Undersized Carr a freshman phenom for Patterson

5-foot-6 point guard is already one of Baltimore's top players

February 20, 2010|By By Glenn Graham

The snow was on its way when City visited Patterson on Feb. 2, but that didn't stop anybody from doing what has become routine when a boys basketball game takes place at the East Baltimore school this season.

The line outside begins to form shortly after school lets out - about 3:30 p.m. - and with extra security on hand, the gym doors open. Show up any later and you might not get in.

It means sitting through the junior varsity game until the varsity starts after 5, but there haven't been any complaints.

Everyone is there to see the home team's dynamic point guard Aquille Carr, who fearlessly leads the No. 13 Clippers, brazenly challenges opposing players of all sizes and constantly keeps the 800-plus supporters on the edge of their prized seats.

Oh yeah, Carr, 16, is all of 5 feet 6 and 155 pounds - the smallest player on the court for every game he has played this season - and he's only a freshman.

"He knows that people are coming to see him play, and that's one of the things that impresses me the most," Patterson coach Harry Martin said. "To know that you've got half of East Baltimore coming and wanting to see you do well, that's a lot of pressure for any kid, let alone a freshman. With all of that, he's come up big night after night."

On this particular Tuesday, it takes less than three minutes for Carr to stun the crowd.

Dribbling by defenders to find open floor down the right side, he goes strong to the basket with City's 6-foot-3 senior guard Nick Faust coming over from the left.

Carr rises higher and higher, prepares himself for the coming contact - and emphatically finishes with a dunk.

After pounding his chest and flashing his bigger-than-life smile, he heads down the court and gets ready to buckle down on defense.

In an instant, it became the dunk heard around Baltimore City.

"I was at the Lake Clifton-Dunbar game that night, and there were folks texting one another saying he had just dunked. They said he rocked the gym," Baltimore City Schools director of athletics and former Dunbar basketball coach Bob Wade said.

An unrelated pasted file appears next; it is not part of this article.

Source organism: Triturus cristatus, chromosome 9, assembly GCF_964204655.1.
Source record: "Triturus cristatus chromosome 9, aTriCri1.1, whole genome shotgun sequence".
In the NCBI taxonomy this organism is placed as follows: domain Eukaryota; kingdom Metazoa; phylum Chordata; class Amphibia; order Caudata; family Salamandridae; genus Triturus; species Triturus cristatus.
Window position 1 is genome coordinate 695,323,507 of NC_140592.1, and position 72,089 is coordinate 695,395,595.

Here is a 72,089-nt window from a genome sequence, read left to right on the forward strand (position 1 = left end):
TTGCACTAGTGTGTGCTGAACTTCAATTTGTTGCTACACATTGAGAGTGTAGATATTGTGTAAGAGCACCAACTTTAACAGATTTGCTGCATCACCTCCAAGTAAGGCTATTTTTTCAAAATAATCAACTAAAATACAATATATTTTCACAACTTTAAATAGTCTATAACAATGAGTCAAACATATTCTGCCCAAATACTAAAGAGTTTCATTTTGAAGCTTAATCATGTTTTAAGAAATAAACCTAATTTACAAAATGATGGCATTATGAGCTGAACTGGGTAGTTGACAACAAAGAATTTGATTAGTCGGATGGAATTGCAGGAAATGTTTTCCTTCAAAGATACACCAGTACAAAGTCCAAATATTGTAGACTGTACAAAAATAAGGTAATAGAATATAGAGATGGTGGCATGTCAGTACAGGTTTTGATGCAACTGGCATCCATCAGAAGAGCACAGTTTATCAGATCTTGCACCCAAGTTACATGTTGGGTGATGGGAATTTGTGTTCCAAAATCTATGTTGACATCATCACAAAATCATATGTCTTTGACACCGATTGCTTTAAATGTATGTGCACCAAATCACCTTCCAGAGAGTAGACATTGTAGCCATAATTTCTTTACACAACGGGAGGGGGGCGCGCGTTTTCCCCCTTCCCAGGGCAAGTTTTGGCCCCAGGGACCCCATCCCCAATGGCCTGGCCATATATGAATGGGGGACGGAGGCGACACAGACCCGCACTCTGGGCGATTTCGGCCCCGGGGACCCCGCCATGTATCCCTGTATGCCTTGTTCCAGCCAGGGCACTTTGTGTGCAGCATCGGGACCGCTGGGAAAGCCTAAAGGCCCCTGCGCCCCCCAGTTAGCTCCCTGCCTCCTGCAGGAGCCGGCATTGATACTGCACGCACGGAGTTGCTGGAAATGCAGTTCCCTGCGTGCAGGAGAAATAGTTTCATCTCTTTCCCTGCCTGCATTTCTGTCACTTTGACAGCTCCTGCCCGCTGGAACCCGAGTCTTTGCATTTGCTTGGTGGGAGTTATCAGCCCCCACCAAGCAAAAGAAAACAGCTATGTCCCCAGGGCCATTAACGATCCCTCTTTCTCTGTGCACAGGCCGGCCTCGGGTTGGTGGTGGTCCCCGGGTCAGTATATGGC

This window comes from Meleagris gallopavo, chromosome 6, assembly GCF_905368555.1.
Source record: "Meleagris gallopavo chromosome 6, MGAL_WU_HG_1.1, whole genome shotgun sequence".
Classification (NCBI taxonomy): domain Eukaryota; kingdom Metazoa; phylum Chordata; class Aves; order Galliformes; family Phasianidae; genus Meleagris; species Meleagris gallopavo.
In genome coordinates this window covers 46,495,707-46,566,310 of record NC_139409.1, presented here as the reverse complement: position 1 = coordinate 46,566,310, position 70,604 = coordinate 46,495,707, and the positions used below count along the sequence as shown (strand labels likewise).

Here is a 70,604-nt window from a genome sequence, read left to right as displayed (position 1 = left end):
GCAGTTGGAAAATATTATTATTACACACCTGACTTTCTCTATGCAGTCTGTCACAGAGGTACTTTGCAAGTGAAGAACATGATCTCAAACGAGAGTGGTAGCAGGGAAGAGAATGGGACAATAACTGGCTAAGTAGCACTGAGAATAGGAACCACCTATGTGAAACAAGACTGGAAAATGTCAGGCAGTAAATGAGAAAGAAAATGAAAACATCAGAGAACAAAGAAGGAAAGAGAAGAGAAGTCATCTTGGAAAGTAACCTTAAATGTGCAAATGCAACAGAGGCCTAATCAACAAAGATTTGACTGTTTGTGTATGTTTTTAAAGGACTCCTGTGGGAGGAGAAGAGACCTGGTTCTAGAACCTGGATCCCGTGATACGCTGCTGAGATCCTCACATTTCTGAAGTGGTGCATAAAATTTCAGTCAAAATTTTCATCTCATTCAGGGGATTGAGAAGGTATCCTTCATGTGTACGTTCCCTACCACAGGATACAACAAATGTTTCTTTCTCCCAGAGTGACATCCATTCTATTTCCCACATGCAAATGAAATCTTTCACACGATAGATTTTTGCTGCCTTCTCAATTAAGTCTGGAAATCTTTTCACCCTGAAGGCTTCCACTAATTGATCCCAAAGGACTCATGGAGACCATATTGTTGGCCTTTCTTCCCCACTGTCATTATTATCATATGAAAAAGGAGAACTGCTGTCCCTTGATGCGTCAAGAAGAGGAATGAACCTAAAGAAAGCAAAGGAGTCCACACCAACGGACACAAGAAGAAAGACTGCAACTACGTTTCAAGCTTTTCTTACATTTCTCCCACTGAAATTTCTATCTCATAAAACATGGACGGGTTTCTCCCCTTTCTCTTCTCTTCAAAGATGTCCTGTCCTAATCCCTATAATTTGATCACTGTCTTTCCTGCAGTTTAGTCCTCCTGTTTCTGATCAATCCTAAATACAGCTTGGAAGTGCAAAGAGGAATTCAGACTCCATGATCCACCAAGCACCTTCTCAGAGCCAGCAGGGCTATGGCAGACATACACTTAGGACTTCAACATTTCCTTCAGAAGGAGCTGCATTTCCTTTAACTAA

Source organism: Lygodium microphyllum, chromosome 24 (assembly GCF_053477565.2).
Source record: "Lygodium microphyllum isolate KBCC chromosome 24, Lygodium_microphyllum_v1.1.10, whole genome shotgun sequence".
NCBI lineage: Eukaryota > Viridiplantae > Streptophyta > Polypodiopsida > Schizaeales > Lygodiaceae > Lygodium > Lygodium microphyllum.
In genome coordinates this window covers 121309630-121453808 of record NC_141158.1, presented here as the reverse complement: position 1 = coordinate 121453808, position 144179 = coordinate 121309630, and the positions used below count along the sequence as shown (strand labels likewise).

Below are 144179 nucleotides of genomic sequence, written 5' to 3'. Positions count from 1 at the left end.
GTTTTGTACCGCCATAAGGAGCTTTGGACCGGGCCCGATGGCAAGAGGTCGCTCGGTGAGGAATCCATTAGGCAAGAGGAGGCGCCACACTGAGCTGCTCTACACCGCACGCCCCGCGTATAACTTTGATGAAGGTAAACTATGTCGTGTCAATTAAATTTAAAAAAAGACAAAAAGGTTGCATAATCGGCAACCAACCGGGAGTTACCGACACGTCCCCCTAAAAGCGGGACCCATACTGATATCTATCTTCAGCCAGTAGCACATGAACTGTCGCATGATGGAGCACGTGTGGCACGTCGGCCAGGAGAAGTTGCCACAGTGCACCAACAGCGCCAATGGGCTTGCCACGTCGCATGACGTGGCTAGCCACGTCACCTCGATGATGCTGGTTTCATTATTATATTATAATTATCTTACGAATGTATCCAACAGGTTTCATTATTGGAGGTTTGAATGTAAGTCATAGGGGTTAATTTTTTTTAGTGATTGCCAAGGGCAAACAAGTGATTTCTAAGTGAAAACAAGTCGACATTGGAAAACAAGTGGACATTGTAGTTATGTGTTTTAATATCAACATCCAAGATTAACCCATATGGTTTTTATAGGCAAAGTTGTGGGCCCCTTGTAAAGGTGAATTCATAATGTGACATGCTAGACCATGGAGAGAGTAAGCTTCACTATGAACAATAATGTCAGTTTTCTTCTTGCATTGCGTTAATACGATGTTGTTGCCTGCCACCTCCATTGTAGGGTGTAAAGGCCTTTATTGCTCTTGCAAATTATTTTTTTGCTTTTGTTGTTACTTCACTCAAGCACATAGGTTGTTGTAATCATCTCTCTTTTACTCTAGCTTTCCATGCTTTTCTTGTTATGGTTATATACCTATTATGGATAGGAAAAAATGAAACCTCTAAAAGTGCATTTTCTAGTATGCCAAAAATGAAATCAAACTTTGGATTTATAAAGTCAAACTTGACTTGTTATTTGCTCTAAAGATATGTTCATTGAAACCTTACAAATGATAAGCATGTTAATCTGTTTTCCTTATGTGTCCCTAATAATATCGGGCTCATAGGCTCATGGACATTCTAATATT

Carr drives the lane like it's his very own with an uncanny feel for steering his body through taller traffic, but that's only the flashy part of his complete game.

In leading Patterson to a 14-6 record, he's averaging 25.2 ppg, 8.3 assists and 5.5 steals - showing poise beyond his years and hard-nosed play that has grown contagious with teammates.

As for all the questions about his size and how he handles going against bigger and older competition, Carr, who is working hard on improving his "C" average in the classroom, shrugs them off like would-be defenders.

He's aware of the impact he is making, and he's comfortable with all the attention. He has already received letters from Division I programs Arkansas and Memphis letting him know he's on their radar.

"It really hasn't been all that hard," Carr said. "And I don't really think about it all that much because it's been like this since I was little."

Carr played on his first organized team when he was 4, encouraged by his older brother Alan Jr., a former standout running back at Lake Clifton, to work on his dribbling skills more than shooting the ball at first.

Through middle school, every organized team he played on, he was two or three years younger than everybody else. By the time he was a teenager, Carr was regularly playing and holding his own in unlimited adult leagues.

"Since he was little, he's always played with the older guys, so he's used to it. All the pushing and banging that goes on, he just learned to play through anything," said Carr's father, Alan Sr.

Aquille Carr added: "It just started to come, and I never stayed the same. If I did good in one tournament, I would do a little better in the next one. My father always tells me you can't do well one year and the next year stay there - you always have to work on getting better."

For Carr, who says basketball is his life, it has never been a problem.

When there's a basketball in his hand, there's often the big smile on his face.

"I play every day - never take a break," he said. "Whenever you take a break, somebody else is working. So I try to be doing more than what others are doing. In another state, there's another Aquille, so you never stop - got to keep going, keep on going."

His first varsity season has drawn rave reviews, with many in the city's basketball circle comparing him to former Lake Clifton great Shawnta Rogers. Carr is proud of the comparison.

"I'm a little taller than him," he laughs. "But I like it because he's tough. And you've got to be tough if you're going to be little."

In Carr's first game against Dundalk, a 71-46 win Dec. 9, he scored 24 points, had 13 assists and finished with 11 steals.

Against then-No. 6 Lake Clifton on Jan. 19, all the talk going into the game was the matchup between Carr and Lakers standout senior point guard Josh Selby, who is rated the country's fourth best senior by Rivals.com.

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